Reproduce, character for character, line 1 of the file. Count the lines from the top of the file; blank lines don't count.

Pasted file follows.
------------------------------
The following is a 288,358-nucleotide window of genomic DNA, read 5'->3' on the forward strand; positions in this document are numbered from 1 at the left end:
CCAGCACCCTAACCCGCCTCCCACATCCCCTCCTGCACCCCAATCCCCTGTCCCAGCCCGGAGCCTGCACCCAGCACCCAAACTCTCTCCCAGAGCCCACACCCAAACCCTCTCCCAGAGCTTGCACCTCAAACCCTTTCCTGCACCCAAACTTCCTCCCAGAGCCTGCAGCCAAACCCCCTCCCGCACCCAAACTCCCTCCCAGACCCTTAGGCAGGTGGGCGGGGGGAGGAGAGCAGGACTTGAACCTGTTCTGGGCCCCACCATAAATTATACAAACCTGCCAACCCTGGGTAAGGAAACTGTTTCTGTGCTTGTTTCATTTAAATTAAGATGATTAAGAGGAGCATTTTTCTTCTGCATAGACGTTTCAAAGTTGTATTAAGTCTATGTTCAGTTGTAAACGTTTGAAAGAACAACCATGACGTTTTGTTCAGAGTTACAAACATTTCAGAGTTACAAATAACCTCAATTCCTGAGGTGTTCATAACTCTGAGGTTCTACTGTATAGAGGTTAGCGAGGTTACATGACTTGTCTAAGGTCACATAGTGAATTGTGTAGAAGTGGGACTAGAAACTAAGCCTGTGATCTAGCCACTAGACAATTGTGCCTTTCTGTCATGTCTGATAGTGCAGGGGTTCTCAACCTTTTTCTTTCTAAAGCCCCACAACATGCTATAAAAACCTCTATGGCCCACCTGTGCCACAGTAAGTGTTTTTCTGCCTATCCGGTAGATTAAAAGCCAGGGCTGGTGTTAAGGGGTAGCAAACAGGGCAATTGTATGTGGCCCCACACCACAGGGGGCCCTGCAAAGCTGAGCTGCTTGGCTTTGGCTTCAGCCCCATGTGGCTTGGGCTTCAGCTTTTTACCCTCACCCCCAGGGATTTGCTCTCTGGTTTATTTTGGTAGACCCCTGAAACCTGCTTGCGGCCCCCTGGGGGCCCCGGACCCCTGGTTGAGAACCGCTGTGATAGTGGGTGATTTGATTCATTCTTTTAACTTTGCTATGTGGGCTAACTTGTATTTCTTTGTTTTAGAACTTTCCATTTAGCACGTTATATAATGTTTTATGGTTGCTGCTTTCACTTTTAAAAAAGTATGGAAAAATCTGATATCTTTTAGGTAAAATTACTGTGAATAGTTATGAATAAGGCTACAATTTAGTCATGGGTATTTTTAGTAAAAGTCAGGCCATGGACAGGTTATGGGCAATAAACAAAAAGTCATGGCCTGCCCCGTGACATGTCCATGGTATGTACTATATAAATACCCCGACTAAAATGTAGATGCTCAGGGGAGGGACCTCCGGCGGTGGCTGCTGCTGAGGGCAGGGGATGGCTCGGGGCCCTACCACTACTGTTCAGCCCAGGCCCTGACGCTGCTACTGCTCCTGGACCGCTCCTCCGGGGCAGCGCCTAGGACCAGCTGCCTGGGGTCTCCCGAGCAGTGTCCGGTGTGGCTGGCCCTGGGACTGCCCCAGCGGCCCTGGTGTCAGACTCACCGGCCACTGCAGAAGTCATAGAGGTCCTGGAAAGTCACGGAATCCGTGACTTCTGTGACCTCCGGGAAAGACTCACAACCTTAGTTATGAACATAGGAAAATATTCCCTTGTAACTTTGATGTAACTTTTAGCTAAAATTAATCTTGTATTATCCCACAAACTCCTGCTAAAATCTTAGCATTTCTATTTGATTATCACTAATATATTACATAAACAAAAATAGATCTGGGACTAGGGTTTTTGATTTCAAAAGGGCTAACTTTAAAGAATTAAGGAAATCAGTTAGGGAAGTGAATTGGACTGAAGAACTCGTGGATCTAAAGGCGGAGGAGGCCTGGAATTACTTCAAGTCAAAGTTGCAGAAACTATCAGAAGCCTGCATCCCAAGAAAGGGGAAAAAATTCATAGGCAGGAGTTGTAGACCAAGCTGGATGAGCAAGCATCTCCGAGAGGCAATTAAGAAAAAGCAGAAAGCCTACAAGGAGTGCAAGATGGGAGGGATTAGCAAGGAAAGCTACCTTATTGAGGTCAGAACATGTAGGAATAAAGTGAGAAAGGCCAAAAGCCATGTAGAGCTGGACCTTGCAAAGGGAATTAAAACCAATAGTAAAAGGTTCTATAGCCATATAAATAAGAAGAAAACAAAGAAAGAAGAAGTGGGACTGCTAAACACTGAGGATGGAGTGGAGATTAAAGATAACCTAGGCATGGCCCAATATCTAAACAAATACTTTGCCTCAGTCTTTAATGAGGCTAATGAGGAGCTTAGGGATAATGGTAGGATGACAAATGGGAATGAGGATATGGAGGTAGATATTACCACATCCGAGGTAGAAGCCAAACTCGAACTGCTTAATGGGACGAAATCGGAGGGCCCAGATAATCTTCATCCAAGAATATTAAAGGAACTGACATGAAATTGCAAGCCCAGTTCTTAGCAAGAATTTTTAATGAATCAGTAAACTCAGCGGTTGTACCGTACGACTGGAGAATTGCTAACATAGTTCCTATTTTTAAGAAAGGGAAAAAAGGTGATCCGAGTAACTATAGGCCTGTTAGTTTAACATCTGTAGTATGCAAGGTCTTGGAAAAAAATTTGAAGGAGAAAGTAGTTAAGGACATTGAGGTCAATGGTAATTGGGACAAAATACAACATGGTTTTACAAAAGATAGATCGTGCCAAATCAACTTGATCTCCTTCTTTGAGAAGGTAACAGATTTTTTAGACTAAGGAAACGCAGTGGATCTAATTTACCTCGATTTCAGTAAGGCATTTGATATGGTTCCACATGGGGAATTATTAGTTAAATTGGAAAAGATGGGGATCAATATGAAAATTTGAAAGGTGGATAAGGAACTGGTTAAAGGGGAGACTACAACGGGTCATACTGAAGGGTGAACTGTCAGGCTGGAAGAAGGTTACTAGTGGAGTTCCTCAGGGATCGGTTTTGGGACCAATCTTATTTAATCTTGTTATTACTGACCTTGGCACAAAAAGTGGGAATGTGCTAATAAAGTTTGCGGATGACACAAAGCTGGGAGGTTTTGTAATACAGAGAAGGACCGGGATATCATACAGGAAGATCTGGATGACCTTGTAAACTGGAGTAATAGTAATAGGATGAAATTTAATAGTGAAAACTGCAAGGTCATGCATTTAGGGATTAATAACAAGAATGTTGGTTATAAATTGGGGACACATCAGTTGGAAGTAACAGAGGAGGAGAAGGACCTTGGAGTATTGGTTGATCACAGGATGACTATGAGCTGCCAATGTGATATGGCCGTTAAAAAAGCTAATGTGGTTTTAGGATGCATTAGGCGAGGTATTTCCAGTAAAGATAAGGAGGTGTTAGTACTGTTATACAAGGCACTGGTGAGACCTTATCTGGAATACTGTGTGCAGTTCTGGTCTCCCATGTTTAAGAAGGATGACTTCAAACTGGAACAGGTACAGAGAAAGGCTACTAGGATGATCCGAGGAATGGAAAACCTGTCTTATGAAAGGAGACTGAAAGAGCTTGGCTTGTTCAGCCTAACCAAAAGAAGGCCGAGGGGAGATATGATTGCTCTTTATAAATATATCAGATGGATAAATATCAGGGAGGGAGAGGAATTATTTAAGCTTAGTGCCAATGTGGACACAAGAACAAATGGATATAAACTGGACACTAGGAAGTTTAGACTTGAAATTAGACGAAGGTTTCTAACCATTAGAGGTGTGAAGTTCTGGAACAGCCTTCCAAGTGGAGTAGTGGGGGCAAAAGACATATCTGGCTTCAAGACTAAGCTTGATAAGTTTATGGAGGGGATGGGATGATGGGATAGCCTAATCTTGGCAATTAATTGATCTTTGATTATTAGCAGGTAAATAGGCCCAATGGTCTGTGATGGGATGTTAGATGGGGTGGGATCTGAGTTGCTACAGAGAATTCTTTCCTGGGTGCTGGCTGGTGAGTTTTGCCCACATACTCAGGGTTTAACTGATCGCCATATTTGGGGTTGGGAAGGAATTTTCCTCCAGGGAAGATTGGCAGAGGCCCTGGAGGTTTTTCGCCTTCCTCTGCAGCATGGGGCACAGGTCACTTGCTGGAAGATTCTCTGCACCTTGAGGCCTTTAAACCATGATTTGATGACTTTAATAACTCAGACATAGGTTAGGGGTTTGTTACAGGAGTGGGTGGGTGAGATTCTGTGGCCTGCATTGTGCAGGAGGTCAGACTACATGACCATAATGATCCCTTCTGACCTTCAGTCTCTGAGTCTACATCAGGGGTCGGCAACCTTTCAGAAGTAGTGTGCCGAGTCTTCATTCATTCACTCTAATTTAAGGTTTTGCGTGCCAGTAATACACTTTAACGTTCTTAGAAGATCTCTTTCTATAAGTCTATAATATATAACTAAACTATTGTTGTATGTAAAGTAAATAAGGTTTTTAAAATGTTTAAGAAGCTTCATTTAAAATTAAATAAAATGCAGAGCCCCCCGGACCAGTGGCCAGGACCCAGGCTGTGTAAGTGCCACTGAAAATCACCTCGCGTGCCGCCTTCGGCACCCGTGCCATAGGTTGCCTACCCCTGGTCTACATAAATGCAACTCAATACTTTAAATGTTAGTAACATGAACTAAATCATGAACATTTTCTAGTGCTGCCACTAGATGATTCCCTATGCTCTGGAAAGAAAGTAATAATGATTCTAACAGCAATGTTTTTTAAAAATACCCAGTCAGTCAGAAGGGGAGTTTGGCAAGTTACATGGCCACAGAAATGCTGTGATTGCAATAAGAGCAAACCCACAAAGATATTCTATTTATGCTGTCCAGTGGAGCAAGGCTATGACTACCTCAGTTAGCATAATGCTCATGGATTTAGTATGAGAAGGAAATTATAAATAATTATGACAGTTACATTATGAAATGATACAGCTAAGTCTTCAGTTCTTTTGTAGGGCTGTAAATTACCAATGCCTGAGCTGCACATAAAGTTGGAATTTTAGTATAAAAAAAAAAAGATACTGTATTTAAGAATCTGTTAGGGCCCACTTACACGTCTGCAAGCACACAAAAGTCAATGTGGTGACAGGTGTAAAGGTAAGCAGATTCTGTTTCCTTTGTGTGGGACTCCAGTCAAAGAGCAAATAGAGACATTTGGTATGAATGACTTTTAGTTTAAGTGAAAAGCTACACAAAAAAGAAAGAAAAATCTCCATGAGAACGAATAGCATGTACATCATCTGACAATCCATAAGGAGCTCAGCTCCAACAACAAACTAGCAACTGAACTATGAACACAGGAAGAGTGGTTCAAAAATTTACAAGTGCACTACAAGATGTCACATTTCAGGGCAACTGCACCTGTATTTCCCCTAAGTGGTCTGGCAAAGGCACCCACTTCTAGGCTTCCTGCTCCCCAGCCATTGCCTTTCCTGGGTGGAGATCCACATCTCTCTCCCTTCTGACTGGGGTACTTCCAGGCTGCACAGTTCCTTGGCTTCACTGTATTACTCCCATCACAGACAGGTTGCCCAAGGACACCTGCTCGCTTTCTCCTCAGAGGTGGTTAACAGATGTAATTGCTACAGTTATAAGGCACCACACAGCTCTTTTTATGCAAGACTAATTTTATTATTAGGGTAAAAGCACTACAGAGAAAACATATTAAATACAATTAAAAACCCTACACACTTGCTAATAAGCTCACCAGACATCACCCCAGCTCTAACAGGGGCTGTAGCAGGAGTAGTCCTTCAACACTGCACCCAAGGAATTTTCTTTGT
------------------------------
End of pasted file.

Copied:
The following is a 288,358-nucleotide window of genomic DNA, read 5'->3' on the forward strand; positions in this document are numbered from 1 at the left end: